I understand everything and it terrifies me: An open letter to my mother

Dear Mom,

I have so many memories of your career while I was growing up. Memories of sitting in the back of your office watching Yellow Submarine while you sat in a late staff meeting. Memories of you running back and forth during Healthy Kids Day at the local Y where you worked. Memories of the dreaded work cell phone ringing during family weekends away. Memories of you sitting at poolside during my synchronized swimming practices with the proofs for the annual report on your lap, scrutinizing the page for typos.

My whole life, I looked up to you as an example of what it meant to be good at your job. And oh, you were good. You won awards, got stellar performance reviews, rose through the ranks to the YMCA of the USA. I idolized your work ethic, even though I always knew on some level that it was hurting you deeply.

We’ve talked on many occasions about how your perfectionism led to poor mental health. And in dealing with my own mental health problems, I’ve dissected what growing up with two workaholics for parents did for my own worldview.

I’ve always had serious issues with work . I either spend too much time trying to make things perfect or too little time because I just want it out of my face. I start out with a rosy view of my supervisors, but with a few notable exceptions, I end up resenting them. For me, work has invariably been an exercise in procrastination alternating with abject terror.

Then I started my new job. It’s like no other job I’ve ever had. For once, the mission isn’t to make some shareholders a lot of money — the mission is something I actually care about. And for the first time in my life, I find myself staying late because I’ve lost track of time and I just want to get that one more thing done before I go.

This week has been especially hectic. We’re coming into the busiest time of the year. With each item I tick off my to-do list, I feel a rush of pride, and I want to do more and give more of myself.

And on Friday, as I walked to the train station, late again, I thought, “Oh Momma. I understand now. I understand everything.”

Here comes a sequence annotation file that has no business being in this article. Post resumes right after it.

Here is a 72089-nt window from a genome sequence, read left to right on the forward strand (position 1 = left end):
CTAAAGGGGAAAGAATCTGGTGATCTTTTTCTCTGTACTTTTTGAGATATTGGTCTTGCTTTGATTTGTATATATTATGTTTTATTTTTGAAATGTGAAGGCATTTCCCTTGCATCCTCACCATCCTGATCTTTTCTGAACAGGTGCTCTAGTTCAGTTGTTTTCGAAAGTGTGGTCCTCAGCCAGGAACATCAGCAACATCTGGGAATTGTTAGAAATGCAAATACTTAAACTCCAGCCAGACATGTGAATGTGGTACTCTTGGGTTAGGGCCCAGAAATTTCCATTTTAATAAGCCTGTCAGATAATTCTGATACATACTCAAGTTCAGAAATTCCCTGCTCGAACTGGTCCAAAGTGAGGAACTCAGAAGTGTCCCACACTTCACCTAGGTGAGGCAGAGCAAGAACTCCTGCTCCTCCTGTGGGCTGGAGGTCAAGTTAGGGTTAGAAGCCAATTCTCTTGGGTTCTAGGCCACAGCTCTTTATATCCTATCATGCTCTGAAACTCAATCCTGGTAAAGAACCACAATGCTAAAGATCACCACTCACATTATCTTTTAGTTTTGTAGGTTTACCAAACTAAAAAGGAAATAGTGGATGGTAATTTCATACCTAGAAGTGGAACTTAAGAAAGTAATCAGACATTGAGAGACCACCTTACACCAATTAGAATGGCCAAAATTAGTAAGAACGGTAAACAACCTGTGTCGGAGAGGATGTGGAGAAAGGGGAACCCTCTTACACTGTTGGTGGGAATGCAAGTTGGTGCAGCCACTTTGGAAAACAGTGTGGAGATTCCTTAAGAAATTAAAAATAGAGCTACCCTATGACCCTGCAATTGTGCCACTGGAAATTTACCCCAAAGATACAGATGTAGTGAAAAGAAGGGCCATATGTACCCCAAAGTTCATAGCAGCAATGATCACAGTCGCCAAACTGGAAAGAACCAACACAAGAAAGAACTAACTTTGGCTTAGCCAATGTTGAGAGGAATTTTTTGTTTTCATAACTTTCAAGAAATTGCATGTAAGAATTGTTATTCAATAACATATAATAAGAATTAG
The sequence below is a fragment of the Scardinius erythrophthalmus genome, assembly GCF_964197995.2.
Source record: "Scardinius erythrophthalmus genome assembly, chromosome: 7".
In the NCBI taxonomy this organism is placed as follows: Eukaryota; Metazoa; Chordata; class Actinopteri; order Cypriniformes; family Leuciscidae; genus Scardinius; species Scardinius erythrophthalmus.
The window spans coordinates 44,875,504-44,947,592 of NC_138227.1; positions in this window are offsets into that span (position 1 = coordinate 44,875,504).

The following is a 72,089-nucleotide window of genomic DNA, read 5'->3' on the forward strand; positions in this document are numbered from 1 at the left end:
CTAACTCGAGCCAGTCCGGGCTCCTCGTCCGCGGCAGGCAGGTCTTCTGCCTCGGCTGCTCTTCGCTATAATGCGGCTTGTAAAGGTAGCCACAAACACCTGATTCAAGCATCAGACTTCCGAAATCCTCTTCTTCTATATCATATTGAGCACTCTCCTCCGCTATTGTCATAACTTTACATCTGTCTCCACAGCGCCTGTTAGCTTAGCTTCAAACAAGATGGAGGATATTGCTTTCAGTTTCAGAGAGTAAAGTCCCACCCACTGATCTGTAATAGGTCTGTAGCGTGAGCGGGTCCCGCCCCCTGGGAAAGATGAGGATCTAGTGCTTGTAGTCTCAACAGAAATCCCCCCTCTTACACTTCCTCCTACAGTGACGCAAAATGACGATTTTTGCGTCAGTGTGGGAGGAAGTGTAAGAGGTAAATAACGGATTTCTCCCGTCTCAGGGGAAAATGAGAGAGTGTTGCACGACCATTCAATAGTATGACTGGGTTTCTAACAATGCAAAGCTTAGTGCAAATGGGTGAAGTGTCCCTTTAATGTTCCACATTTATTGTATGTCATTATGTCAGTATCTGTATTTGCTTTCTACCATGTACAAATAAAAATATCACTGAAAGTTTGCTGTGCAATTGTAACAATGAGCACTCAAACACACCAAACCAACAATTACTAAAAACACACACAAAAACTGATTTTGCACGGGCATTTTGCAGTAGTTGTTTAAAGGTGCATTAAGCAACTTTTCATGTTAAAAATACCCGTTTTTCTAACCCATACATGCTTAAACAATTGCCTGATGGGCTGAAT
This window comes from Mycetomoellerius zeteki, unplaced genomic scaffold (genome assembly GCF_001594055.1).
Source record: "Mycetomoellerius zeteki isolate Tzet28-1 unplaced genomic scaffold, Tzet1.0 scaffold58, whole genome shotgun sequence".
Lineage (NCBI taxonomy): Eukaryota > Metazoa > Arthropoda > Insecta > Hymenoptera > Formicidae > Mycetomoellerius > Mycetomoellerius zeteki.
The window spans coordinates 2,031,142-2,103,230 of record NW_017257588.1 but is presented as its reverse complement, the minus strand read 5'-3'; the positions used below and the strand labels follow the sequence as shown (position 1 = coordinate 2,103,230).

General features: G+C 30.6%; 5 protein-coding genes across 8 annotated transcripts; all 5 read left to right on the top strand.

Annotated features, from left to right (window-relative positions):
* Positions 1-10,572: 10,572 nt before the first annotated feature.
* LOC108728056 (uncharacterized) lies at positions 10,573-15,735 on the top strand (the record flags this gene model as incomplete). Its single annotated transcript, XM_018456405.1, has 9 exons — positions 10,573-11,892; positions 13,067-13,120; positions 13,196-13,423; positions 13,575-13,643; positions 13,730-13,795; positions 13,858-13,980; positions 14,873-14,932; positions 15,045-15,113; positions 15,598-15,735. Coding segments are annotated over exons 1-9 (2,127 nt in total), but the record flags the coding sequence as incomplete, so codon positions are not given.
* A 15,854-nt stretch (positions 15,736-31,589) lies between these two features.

And I was terrified.


Today I woke up at 6:30am to head out and help set up our booth for Fair Day. Through my grogginess, I forgot to be afraid of what the day would bring.

When I got to Victoria Park, I found our booth. It was wet from the rain that hit us overnight, and I cursed myself for not thinking to bring a towel. Then the rest of the crew showed up, and we made do with what we had, covering the nasty tabletop with colorful cloth, stopping the rain from leaking through with an extra t-shirt. I took photos for social media (now there’s a wrinkle you didn’t have to deal with back then) and set up the tablet. I was on a roll, and the end of my shift crept up on me.

But here’s the thing — I was comfortable to leave the booth when the time came. I knew I didn’t need to hover around and fix everything because I trusted that my colleagues had it all under control. I left the booth, did a lap to check out the Fair Day stalls, and then was more than happy to head home.

Part of this is that my boss is the sort of person who will call me out for working out of hours. But another massive part is that your example has helped me once again.

When we spoke on the phone yesterday, you said, “Find balance. That’s something I didn’t do well.” From watching you stand up for what you needed to maintain your mental health, I have learned to advocate for my needs. That’s meant pushing back on freelance work for the next couple of weeks to give myself space. That’s meant giving myself permission to sit back and relax when I need to.

When I was a kid, I always had this view that once I was an adult, that would be it — no more need to learn. In the 15 years I’ve allegedly been an adult, I’ve realized that that is nowhere near true. We are forever learning. You taught me that, too.

Only time will tell if I’ve managed to strike the balance correctly. I will learn what works best for me and my work. Thanks to you, I know what balance looks like now.

All my love,

Dina